Understanding the extent of explorative university involvement of Swedish SMEs

Håkan Boter
Umeå School of Business, Economics, and Statistics

Vladimir Vanyushyn
Umeå School of Business, Economics, and Statistics

Jessica Eriksson
Umeå School of Business, Economics, and Statistics

Abstract
Universities can be an important source of input into SMEs explorative activities, in particular in light of SMEs having limited resources (Olmos-Peñuela et al, 2017). Explorative efforts entail scanning for information and knowledge that can result in novel combinations relative the firm’s existing knowledge base and are typically part of a broad search strategy spanning several different sources (e.g. Eriksson, et al, 2016), and scientific knowledge can serve as a source of inspiration and provide opportunities to identify and test promising ideas. Despite this, universities are typically not featured as the most preferred source of external knowledge for SMEs (Cruz-González, López-Sáez, Navas-López & Delgado-Verde, 2014), for instance due scientific knowledge being difficult to access and understand (Tödtling & Kaufmann, 2001). Such forms of SME - university collaboration however remain largely under-researched. Hence, in this study we seek to (a) identify the antecedents of SMEs’ university involvement and (b) establish firm-specific conditions that can affect the extent of university involvement.

With a foundation in literatures on absorptive capacity, explorative search and university-industry collaboration, we formulate the main effect and two moderating hypotheses:

H1: The explorative efforts of SMEs has a positive effect on the extent of university involvement.
H2: Networking capability (NC) moderates the effect of SMEs’ explorative efforts in such a way that firms with higher levels of networking capability convert explorative efforts into higher levels of university involvement.
H3: International orientation (IO) moderates the effect of explorative efforts in such a way that SMEs with higher levels of IO convert explorative efforts into higher levels of university involvement.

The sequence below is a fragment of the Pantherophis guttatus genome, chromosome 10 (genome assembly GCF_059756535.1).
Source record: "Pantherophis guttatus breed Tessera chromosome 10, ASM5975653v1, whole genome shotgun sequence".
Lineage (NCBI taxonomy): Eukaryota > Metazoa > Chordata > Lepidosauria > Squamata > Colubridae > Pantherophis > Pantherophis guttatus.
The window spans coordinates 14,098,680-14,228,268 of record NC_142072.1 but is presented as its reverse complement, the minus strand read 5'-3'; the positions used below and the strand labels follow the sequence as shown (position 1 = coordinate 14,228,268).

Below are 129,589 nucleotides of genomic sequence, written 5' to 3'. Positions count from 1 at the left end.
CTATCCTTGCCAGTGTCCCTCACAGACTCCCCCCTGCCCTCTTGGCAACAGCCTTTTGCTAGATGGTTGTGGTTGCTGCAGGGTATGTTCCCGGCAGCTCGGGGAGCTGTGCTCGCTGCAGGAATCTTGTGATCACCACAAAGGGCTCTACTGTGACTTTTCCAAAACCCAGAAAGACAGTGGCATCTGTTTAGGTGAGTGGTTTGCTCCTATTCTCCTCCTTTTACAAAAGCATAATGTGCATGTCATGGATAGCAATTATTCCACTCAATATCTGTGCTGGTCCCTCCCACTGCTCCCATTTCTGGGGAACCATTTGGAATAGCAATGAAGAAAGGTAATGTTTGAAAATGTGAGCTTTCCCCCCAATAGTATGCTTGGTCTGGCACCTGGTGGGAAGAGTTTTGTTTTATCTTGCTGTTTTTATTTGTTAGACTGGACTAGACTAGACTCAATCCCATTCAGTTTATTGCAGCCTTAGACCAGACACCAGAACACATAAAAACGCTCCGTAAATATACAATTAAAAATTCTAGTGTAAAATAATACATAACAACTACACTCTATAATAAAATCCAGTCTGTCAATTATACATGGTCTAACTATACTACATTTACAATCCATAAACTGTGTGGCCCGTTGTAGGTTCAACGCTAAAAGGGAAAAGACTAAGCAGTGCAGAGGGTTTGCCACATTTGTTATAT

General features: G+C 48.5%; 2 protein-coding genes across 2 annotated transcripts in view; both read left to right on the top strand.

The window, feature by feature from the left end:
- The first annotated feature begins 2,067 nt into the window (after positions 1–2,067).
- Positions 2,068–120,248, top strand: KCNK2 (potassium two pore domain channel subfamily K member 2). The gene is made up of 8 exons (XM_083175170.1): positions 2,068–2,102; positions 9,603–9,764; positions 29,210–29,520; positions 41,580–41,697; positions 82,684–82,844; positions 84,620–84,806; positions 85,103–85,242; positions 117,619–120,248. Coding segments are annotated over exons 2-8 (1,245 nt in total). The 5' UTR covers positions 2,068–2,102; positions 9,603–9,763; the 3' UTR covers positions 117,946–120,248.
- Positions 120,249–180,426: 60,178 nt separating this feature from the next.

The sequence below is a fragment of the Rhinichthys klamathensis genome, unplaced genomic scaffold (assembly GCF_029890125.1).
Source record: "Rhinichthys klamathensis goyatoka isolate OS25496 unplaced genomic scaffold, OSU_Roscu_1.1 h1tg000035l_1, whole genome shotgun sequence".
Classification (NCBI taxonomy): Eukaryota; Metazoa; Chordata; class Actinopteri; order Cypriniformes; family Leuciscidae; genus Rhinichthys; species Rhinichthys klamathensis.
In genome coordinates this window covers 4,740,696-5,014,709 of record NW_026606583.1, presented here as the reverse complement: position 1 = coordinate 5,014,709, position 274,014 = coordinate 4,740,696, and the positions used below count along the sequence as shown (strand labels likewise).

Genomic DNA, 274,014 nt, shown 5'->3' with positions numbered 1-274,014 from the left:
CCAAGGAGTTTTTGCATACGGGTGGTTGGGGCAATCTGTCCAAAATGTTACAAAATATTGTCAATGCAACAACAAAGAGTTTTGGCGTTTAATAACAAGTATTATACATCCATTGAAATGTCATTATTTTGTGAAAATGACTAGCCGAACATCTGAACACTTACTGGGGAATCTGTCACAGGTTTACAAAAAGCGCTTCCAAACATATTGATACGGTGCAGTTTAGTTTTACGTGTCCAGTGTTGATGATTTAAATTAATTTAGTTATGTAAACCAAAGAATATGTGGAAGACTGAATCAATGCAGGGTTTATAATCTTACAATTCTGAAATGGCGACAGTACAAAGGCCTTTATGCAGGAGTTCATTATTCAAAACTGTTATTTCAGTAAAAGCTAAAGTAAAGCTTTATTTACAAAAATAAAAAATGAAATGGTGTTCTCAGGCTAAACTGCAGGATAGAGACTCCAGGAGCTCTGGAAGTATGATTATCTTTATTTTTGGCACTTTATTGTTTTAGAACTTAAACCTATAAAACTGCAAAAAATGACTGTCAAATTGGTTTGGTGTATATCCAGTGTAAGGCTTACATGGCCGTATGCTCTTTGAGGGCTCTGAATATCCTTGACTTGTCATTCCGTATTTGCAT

Data for our study was collected through a survey in collaboration with Swedish Bureau of Statistics. 1228 firms with 250 employees or less form the final sample, corresponding to a response rate of 31%. As our interest lies in understanding the extent of firm’s involvement with a university, we specify depended variable university involvement UNIINVOLVE as a continuous summated scale of three items: extent to which university’s academic culture inspires the firm, identification of promising ideas and evaluation of ideas. We also develop a binary variable UNICOOP that indicates whether a firm cooperated with the university or not. Inclusion of this variable is necessary to account for the selectivity mechanism present in our data as only firms that actually cooperated with universities (n=350 out of 1228) provided answers to the dependent variable UNIINVOLVE. Hence, we specify and our model as a selection one, whereby firms first decide whether they to cooperate with a university and then the extent of such cooperation. Econometric specification is ML Heckman selection model (Greene, 2012).

In line with earlier studies, we find that larger firms are more likely to cooperate with universities, and that industry affiliation affects firm’s propensity to cooperate, with firms in high-technology services cooperating most. As expected, explorative effort has a positive effect on the extent of university involvement. The results show that higher levels of both international orientation and networking capability amplify the effect of exploratory efforts. Worth noting is that while low levels of international orientation does not adversely affect outcomes of firm’s explorative efforts – as the line is almost flat, yet low levels of networking capability does. We show that networking capability is an essential precursor for extended university involvement, as firms with low capability networking will be unable to increase their level of involvement regardless of the magnitude of their exploratory efforts.

Our study contributes to the field of university-industry interaction by highlighting relationships between university collaboration and the complementary factors of international orientation and networking capability. Policy makers on the national level as well as the university level can utilize the findings for directing support efforts tailored for specific needs of SMEs and their preferred collaboration types.